London (dpa) – Latin, they like to say, was the late revenge of the Romans on the Germans. If the British government’s plans go ahead, thousands of English students will soon be able to cash in on the bon mot. Because Secretary of Education Gavin Williamson wants to significantly expand the teaching of Latin in public schools.
British comedian group Monty Python used to joke about Latin, now the government wants to revive the ‘dead’ language – are the British crazy, as comic book hero Obelix would say?
Obviously not. Williamson sees benefits at several levels – Latin could even help improve school education, which is often criticized as a two-class system. “We know that Latin has a reputation for being an elitist subject reserved for the privileged,” Williamson said in an interview with the Daily Telegraph. “But the subject can bring so many benefits to young people, so I want to close this gap.”
The status quo shows a dramatic difference: While Latin is offered in about half (49 percent) of private education institutions, the subject is offered in only 2.7 percent of public schools, according to a report from the British Council. In comparison, in Germany, a total of 5.8 percent of students learned Latin in 2019/20.
The British school system is seen as one of the causes of social injustice in the country. While wealthy parents send their children to private schools for tens of thousands of pounds a year, where they often forge elite circles for their future professional lives at a young age, children who attend free state schools often have more difficulty finding good jobs affected by poverty and poverty. violence.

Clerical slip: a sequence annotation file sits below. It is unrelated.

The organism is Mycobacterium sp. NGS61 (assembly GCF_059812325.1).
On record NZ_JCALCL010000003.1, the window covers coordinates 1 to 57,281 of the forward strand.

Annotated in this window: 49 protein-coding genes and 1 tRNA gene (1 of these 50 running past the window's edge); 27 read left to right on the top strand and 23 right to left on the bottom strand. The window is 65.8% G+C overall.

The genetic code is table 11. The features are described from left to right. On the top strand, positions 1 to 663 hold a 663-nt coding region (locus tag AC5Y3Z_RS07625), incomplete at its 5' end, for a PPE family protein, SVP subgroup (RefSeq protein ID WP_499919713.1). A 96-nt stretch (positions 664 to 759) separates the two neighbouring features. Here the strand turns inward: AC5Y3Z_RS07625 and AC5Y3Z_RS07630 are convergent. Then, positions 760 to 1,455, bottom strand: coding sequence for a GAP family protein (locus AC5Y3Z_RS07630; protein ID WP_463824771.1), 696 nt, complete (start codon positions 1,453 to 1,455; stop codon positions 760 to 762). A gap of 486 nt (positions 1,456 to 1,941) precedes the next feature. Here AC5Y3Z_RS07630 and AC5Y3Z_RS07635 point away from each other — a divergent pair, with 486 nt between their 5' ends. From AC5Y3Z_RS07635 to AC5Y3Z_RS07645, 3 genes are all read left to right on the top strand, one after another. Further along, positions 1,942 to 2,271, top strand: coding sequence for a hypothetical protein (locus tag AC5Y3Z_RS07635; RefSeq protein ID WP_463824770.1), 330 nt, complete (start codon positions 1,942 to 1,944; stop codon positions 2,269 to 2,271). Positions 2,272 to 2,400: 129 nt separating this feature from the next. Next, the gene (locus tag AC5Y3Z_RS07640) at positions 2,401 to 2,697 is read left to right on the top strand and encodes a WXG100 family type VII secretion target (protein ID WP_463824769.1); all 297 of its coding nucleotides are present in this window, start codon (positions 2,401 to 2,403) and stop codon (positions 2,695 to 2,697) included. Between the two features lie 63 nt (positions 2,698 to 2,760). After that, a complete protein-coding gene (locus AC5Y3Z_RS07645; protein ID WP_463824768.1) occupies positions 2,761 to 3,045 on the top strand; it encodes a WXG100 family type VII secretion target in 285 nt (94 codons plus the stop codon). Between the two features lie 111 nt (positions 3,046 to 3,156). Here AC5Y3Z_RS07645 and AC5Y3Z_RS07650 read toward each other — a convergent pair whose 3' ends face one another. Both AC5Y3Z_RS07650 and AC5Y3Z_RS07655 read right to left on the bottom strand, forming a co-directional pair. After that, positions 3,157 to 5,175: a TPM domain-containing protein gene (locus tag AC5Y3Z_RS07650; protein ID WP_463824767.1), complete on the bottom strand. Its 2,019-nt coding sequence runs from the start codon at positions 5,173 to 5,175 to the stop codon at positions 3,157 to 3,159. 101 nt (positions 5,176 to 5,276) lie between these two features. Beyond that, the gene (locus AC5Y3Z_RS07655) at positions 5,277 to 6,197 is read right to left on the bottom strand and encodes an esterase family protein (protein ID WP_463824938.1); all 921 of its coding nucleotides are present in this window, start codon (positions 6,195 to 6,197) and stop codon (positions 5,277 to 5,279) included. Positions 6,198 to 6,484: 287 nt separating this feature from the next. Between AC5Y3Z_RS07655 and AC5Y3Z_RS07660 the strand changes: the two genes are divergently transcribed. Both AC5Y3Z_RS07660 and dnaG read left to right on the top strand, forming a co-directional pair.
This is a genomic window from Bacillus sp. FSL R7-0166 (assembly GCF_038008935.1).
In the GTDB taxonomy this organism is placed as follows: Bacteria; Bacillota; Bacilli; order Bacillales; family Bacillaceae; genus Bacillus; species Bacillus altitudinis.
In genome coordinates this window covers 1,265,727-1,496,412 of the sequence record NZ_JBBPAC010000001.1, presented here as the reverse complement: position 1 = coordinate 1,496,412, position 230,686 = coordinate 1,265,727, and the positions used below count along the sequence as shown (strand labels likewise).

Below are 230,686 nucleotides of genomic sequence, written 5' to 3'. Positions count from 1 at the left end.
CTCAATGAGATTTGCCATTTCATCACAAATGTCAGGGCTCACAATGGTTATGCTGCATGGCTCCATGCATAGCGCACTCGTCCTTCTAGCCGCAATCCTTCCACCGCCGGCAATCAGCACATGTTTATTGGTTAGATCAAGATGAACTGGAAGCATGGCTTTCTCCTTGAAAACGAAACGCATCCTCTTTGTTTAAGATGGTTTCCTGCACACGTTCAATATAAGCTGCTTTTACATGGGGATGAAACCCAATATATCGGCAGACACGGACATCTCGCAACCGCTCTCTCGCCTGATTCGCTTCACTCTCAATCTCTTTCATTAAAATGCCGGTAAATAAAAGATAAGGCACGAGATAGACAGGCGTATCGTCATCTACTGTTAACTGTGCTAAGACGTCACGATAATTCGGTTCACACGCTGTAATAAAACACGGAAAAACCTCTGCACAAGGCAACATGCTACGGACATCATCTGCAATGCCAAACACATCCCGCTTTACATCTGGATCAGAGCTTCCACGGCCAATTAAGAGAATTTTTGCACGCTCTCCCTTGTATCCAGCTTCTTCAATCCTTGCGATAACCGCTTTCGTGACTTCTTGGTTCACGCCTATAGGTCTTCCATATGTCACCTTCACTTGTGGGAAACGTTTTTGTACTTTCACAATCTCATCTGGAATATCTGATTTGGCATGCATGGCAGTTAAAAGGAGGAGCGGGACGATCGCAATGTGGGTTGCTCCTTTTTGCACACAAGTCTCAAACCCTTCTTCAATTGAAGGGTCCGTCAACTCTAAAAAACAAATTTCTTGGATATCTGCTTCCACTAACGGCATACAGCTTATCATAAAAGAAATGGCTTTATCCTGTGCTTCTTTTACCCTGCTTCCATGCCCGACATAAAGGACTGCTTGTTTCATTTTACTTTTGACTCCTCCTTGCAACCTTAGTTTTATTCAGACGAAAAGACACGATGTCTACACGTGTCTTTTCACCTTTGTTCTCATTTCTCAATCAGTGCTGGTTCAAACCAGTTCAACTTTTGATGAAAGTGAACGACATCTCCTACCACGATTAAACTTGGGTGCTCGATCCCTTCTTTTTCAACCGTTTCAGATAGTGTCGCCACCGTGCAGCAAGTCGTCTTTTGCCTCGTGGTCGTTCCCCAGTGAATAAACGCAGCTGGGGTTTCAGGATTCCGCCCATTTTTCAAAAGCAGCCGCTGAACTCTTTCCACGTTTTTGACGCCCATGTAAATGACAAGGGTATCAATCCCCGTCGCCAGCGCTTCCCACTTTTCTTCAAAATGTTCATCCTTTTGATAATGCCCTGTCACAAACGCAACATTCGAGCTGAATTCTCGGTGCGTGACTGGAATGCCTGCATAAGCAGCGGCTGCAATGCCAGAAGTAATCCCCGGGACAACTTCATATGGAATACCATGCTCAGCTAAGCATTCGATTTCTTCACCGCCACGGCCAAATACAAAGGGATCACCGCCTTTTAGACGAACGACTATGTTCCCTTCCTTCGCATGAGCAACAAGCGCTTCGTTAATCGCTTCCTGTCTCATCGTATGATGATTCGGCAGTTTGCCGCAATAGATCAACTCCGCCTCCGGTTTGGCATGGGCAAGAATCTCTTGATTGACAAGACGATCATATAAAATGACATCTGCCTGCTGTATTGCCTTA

Studies have shown that private school graduates have significantly better career options. The country is dominated by a small layer of the seven percent who have visited private institutions, the think tank Sutton Trust discovered in 2019. Judges, doctors, the army or even politicians such as Prime Minister Boris Johnson, who, however, had a scholarship – the majority of the British leaders enjoyed private education.
Now Latin should help to restore this imbalance. But there are other reasons too, writes the Telegraph. Knowledge of Latin is also useful in other subjects, such as English or Mathematics. In addition, the ministry is betting that Latin will also help in learning other languages.
With the exception of Spanish, interest in modern foreign languages has declined sharply in recent years, according to the British Council. In 2005, 12,716 young people chose French for their A-qualification, comparable to the Abitur, in 2020 there were only 7557. The number of German graduates even halved during that period: from 5,481 to 2,666.
This must be countered. One reason – even if no one is putting it in their mouth – is Brexit. Because the new, strict immigration rules make it difficult for skilled workers to move in and exchange with foreigners. The fact that the UK government left the Erasmus student exchange program after leaving the EU is also seen as a setback for language exchanges. Too many Brits, they admit, rely on the global lingua franca of English to get far in the world. And then notice that there is still a problem with the communication.
In addition, the corona pandemic has reversed language acquisition. Foreign languages were often one of the first subjects to be dropped from video lessons, the British Council points out. The die is cast: A four-year pilot program is planned in 40 public schools, mainly in socially disadvantaged areas, with a total of £4 million (€4.7 million). The focus is mainly on children and young people between the ages of 11 and 16.
Visits to Roman sites in the country are planned as an incentive to promote a deeper understanding of the language and culture. After all, Great Britain has a rich Roman history, with the Romans ruling large parts of the island for centuries. Archaeologists can still find Roman ruins or mosaics.